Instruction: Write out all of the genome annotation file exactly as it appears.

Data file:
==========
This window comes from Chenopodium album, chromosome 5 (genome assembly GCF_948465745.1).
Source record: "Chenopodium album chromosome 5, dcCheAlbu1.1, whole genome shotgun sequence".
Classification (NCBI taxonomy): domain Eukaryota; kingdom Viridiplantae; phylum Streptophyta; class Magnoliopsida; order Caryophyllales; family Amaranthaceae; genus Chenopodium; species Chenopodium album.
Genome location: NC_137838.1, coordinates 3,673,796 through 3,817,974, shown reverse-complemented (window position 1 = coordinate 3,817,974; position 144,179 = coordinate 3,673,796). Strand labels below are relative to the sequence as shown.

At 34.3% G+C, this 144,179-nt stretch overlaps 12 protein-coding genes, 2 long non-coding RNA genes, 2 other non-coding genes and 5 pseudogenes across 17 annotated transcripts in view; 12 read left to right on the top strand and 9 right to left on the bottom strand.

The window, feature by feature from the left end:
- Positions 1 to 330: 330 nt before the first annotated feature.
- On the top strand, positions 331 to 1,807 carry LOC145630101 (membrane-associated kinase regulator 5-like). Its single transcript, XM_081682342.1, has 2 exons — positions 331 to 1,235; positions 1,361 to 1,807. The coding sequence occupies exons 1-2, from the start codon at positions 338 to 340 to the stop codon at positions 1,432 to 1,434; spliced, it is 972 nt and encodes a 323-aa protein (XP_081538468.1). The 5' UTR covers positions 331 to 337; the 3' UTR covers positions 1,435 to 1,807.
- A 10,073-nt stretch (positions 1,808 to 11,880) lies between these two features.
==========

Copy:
This window comes from Chenopodium album, chromosome 5 (genome assembly GCF_948465745.1).
Source record: "Chenopodium album chromosome 5, dcCheAlbu1.1, whole genome shotgun sequence".
Classification (NCBI taxonomy): domain Eukaryota; kingdom Viridiplantae; phylum Streptophyta; class Magnoliopsida; order Caryophyllales; family Amaranthaceae; genus Chenopodium; species Chenopodium album.
Genome location: NC_137838.1, coordinates 3,673,796 through 3,817,974, shown reverse-complemented (window position 1 = coordinate 3,817,974; position 144,179 = coordinate 3,673,796). Strand labels below are relative to the sequence as shown.

At 34.3% G+C, this 144,179-nt stretch overlaps 12 protein-coding genes, 2 long non-coding RNA genes, 2 other non-coding genes and 5 pseudogenes across 17 annotated transcripts in view; 12 read left to right on the top strand and 9 right to left on the bottom strand.

The window, feature by feature from the left end:
- Positions 1 to 330: 330 nt before the first annotated feature.
- On the top strand, positions 331 to 1,807 carry LOC145630101 (membrane-associated kinase regulator 5-like). Its single transcript, XM_081682342.1, has 2 exons — positions 331 to 1,235; positions 1,361 to 1,807. The coding sequence occupies exons 1-2, from the start codon at positions 338 to 340 to the stop codon at positions 1,432 to 1,434; spliced, it is 972 nt and encodes a 323-aa protein (XP_081538468.1). The 5' UTR covers positions 331 to 337; the 3' UTR covers positions 1,435 to 1,807.
- A 10,073-nt stretch (positions 1,808 to 11,880) lies between these two features.